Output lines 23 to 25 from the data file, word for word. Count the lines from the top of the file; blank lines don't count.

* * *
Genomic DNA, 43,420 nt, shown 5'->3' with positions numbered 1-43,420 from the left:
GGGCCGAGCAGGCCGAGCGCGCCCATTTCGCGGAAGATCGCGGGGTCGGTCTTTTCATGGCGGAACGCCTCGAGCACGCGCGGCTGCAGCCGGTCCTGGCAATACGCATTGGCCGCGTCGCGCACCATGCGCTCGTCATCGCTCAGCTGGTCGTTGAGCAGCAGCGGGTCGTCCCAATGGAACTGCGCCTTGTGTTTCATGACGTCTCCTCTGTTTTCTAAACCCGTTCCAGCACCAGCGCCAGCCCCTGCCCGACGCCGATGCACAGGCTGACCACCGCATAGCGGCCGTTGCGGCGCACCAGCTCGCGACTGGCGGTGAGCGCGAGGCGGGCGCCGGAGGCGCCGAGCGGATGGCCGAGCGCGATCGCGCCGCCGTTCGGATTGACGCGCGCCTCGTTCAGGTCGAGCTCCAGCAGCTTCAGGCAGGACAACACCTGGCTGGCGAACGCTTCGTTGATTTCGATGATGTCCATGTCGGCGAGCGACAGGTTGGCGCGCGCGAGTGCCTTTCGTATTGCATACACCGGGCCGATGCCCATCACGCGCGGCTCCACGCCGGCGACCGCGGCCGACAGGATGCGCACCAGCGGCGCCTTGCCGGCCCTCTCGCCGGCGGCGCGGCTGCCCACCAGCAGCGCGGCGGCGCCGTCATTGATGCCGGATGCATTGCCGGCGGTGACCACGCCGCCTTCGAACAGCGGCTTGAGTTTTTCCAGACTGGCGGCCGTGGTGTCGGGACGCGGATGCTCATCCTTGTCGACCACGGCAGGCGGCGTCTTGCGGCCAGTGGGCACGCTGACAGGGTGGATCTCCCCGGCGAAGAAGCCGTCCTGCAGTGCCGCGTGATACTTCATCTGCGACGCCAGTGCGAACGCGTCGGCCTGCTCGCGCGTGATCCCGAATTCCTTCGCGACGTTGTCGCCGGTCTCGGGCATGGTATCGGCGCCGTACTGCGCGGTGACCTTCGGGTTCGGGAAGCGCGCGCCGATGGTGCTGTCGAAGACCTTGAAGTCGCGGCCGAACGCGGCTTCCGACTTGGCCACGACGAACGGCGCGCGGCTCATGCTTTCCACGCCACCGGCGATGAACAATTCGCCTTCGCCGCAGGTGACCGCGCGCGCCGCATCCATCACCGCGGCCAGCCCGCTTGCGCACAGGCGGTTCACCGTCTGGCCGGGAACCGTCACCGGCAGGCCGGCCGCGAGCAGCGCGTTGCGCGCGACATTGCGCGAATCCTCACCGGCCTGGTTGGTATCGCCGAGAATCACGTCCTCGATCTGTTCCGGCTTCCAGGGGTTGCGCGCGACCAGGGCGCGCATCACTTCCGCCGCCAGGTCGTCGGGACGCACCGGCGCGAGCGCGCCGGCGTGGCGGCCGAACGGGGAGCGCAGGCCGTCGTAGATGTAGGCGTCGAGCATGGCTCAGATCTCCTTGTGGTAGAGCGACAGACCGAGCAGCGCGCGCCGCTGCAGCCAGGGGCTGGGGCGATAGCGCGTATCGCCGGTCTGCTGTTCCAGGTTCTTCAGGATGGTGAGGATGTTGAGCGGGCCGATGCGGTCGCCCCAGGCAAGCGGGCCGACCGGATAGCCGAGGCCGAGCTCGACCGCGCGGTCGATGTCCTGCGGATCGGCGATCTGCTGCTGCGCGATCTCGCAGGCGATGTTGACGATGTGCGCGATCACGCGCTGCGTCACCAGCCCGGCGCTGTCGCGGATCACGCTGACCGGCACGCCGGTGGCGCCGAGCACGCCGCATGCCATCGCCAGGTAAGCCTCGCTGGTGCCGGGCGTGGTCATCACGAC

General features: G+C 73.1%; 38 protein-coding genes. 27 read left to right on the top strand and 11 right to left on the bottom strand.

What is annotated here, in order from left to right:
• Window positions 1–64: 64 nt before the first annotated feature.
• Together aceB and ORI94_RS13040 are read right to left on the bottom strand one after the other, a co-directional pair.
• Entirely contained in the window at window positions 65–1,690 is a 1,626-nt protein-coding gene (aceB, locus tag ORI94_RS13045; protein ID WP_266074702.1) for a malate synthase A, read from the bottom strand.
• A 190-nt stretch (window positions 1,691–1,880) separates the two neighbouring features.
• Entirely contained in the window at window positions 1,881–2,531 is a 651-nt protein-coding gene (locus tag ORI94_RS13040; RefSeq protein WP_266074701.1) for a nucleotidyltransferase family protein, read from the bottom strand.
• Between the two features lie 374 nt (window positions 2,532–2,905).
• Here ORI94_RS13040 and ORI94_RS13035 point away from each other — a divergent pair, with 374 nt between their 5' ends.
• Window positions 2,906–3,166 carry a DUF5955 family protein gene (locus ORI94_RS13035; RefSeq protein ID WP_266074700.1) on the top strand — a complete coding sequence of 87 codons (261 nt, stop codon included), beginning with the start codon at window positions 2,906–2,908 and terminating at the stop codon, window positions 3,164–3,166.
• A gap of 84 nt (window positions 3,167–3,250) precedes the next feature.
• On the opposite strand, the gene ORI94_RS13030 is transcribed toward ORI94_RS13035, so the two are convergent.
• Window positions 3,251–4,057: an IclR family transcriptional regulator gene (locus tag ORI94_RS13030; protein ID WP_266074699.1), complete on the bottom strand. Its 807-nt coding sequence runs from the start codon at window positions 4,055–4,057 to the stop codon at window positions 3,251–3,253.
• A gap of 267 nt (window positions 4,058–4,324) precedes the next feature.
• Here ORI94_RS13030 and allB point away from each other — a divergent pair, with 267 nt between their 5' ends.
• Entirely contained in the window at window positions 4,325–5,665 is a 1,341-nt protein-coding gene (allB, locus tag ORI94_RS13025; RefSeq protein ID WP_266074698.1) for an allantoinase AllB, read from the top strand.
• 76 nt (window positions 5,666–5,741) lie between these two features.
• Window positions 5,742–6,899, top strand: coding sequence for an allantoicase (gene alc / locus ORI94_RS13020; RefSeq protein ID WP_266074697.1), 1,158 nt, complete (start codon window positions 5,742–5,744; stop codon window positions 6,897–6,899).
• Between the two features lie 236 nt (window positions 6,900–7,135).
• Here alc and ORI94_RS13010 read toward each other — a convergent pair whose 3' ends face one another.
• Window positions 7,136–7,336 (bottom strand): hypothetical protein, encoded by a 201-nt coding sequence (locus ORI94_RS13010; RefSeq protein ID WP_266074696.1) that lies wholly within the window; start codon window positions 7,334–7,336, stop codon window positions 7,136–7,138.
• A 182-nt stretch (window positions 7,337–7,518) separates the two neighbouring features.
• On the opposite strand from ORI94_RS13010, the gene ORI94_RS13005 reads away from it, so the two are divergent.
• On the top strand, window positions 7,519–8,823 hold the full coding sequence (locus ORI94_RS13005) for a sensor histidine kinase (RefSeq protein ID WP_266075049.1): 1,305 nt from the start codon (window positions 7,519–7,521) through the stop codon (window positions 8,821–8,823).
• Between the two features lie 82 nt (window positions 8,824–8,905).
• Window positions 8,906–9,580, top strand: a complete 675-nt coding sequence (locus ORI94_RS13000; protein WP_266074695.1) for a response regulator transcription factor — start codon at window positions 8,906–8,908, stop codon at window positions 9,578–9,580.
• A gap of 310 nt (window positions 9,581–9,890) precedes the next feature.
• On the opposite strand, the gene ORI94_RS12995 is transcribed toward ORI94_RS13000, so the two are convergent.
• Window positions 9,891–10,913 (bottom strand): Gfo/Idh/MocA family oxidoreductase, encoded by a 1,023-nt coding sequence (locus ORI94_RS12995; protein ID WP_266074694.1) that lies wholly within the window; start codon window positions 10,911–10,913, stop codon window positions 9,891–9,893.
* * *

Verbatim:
• Window positions 7,136–7,336 (bottom strand): hypothetical protein, encoded by a 201-nt coding sequence (locus ORI94_RS13010; RefSeq protein ID WP_266074696.1) that lies wholly within the window; start codon window positions 7,334–7,336, stop codon window positions 7,136–7,138.
• A 182-nt stretch (window positions 7,337–7,518) separates the two neighbouring features.
• On the opposite strand from ORI94_RS13010, the gene ORI94_RS13005 reads away from it, so the two are divergent.